Ease Up on ACA Reporting

No one goes into business because they love paperwork. Well, OK, someone in the stationery business must be into it, but most people abhor it. Which is why it would be nice if Congress and President Barack Obama could come together to pass a bi-partisan proposal to amend the Patient Protection and Affordable Care Act with the Commensense and Verification Reporting Act of 2015.

The legislation was introduced in the House of Representatives as HR 2712 by Representatives Diane Black, a Republican from Tennessee, and Mike Thompson, a California Democrat. In the Senate the legislation, S 1996, is being put forward by Democratic Senator Mark Warner and Republican Rob Portman. Their goal, supported by over 175 businesses and associations, is to simplify the reporting employers need to support enforcement of the Affordable Care Act’s individual and employer mandates. Those regulations, promulgated by the Internal Revenue Service 2014, are quite burdensome and confusing–more than is required to achieve the purpose of the ACA.

The ACA tweak doesn’t do away with the reporting of information necessary to administer the health care reform law. The proposals simply streamline the process and reduce the burden. The proposal doesn’t undermine the individual mandate nor does it relieve employers from their responsibility to provide coverage or pay a fee to help offset their employees moving into the individual market. What it does do is make it easier for employers to comply with the ACA while still providing regulators the information they need to police the system.

This isn’t the first run at simplifying reporting under the ACA. Legislation similar to HR 2712 and S 1996 was introduced in the last Congress. That bill, S 2176, went nowhere. So is there any reason to believe this year’s attempt will fare any better?

Well, maybe. Yes, it’s true that any legislation aimed at improving the ACA has a rough road. Republicans want to kill the Affordable Care Act, not fix it. The House has tried to repeal or undermine the ACA so often pundits and the press have a hard time keeping a tally. No one in the GOP wants to face a primary challenge accusing them of being soft on Obamacare.

But, Congress has proven they can come together on simple fixes to the Affordable Care Act, especially if they help businesses. In 2011 Congress and the White House came together to remove expansion of the 1099 reporting requirement from the ACA. And this month they worked together in a bi-partisan fashion to allow states flexibility in defining what is, and is not, a small group.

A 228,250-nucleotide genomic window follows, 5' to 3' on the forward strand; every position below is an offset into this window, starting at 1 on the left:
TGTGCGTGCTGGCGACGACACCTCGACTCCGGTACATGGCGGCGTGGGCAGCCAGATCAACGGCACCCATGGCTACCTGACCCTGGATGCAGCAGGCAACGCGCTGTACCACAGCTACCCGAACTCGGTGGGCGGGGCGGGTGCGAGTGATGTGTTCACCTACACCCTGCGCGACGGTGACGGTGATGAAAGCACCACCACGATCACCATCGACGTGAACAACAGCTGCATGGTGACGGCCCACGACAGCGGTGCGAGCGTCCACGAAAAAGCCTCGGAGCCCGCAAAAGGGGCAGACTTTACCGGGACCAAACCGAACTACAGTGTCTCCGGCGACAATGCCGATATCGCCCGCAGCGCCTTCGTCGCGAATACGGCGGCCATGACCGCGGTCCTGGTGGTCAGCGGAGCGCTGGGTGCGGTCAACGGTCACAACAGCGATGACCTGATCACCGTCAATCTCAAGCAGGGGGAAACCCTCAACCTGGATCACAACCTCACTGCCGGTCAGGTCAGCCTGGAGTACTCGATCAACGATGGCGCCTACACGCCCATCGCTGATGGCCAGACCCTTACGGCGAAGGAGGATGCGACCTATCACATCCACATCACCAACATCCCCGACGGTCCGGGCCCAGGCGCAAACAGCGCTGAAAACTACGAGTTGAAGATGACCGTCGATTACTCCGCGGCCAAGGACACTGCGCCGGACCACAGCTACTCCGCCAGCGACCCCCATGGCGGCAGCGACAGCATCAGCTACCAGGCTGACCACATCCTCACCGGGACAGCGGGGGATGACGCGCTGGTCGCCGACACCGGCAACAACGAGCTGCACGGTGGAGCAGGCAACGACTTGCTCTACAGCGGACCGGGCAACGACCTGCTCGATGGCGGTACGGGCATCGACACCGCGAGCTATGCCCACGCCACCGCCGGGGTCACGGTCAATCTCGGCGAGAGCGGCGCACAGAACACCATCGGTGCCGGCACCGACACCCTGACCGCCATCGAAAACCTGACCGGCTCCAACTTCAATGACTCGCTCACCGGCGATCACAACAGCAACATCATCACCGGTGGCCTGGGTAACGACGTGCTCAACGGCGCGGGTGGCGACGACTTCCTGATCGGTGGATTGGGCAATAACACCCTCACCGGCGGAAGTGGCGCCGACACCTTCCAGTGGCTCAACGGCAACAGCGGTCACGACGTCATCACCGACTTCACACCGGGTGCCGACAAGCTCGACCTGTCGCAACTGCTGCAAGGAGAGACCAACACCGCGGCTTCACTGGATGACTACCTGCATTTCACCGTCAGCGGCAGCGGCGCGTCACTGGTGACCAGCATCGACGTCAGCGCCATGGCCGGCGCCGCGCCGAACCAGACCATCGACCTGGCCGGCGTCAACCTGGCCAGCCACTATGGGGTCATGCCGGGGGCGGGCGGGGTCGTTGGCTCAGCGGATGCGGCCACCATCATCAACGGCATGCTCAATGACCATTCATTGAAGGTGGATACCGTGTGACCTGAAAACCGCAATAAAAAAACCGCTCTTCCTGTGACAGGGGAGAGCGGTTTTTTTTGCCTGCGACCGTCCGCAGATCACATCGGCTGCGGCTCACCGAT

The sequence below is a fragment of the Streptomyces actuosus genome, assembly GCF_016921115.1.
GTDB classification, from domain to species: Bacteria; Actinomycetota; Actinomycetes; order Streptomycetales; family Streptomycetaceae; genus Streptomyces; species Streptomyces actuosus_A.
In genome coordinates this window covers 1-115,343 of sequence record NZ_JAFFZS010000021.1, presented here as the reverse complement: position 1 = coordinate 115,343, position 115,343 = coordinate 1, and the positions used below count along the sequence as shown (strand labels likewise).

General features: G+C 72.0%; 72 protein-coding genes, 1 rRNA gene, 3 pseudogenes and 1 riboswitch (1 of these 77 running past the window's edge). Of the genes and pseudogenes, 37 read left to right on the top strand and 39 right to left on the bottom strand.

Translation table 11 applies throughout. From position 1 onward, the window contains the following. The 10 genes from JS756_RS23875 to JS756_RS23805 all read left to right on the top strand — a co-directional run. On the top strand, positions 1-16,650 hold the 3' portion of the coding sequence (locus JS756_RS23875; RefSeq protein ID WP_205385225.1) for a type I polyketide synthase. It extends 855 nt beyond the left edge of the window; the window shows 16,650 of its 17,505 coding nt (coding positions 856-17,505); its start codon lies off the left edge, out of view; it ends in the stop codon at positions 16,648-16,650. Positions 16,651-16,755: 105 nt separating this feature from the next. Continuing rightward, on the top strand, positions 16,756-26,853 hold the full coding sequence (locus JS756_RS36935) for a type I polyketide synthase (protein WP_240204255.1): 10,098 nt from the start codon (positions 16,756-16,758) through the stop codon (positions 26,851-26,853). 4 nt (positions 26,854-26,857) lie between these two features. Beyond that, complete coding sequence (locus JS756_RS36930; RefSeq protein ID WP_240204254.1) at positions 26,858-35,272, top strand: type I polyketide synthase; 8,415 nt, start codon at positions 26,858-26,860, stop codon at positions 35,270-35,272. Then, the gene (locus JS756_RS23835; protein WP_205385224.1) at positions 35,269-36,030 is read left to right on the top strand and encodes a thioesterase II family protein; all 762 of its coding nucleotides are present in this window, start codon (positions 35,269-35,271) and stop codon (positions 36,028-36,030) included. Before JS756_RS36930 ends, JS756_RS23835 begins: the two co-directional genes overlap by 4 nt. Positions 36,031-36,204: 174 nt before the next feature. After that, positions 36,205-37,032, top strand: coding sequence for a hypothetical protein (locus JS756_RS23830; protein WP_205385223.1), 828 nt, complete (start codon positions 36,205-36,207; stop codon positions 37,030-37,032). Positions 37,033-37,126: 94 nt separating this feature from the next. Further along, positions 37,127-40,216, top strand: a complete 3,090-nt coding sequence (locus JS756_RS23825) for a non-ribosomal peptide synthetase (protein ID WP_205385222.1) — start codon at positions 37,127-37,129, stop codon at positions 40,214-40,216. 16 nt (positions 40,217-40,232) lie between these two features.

It’s this last accomplishment — passage of the Protecting Affordable Coverage for Employees Act — that provides a glimmer of hope that maybe the Commensense Reporting and Validation Act of 2015 has a snowball’s chance of passage. Maybe.

It won’t be easy, however, and if it happens at all it will be next year. Congress’ s dysfunction has reached epic proportions as represented by the fiasco over electing a Speaker. Over the next several weeks Republicans will be consumed with getting their house in order (you’ll pardon the pun). Little time will be left for a full agenda of major issues touching on keeping the country out of default, avoiding a government shutdown, determining the fate of the Export-Import Bank, and more.

Getting any legislation through Congress during 2016 is problematic because it’s an election year. Elections distract lawmakers. They tend to focus more on scoring political points than addressing real problems. It’s a problem.

All of this means that proponents of HR 2712 and S 1996 will need to position their paperwork fix as a political win for enough candidates — I mean, members of Congress–to get them to pay any attention to it at all. If they are successful in this, however, the small amount of momentum generated by the recent passage of The Protecting Affordable Coverage for Employees Act may be enough.

Assuming members of Congress hate paperwork as much as the rest of us.

 

No on Proposition 45

As you know, this blog has been—and remains—on hiatus. I’m playing around with reviving it down the road, but before I could even think that idea through, a California issue has arisen that compels me to write something now. That issue is Proposition 45. There’s a long and storied history in California of great sounding initiatives that harbor devastating impacts. Proposition 45 is one of those and that’s why it needs to be defeated on November 4th.

Proposition 45 is Unnecessary

Proposition 45 supporters claim it will lower costs by simply requiring the California Department of Insurance Commissioner to approve rate and benefit changes to individual and small group medical plans before they take effect. (Large group coverage is exempt and untouched by Proposition 45). Whether this would actually lower rates or not is an open issue. After all, insurance rates are driven by a host of issues—the cost of medical care, new technologies and drugs, an aging population and changing demographics, increasing rates of chronic conditions—none of which are addressed by Proposition 45.

Regardless of its intent, Proposition 45 is late to the lower-premiums party. The Patient Protection and Affordable Care Act (the “ACA”), often referred to as ObamaCare, already requires carriers to spend a specified percentage of the premium they take in on medical services and related expenses. This mechanism acts to prevent the price gouging Proposition 45 proponents claim is rampant in the industry.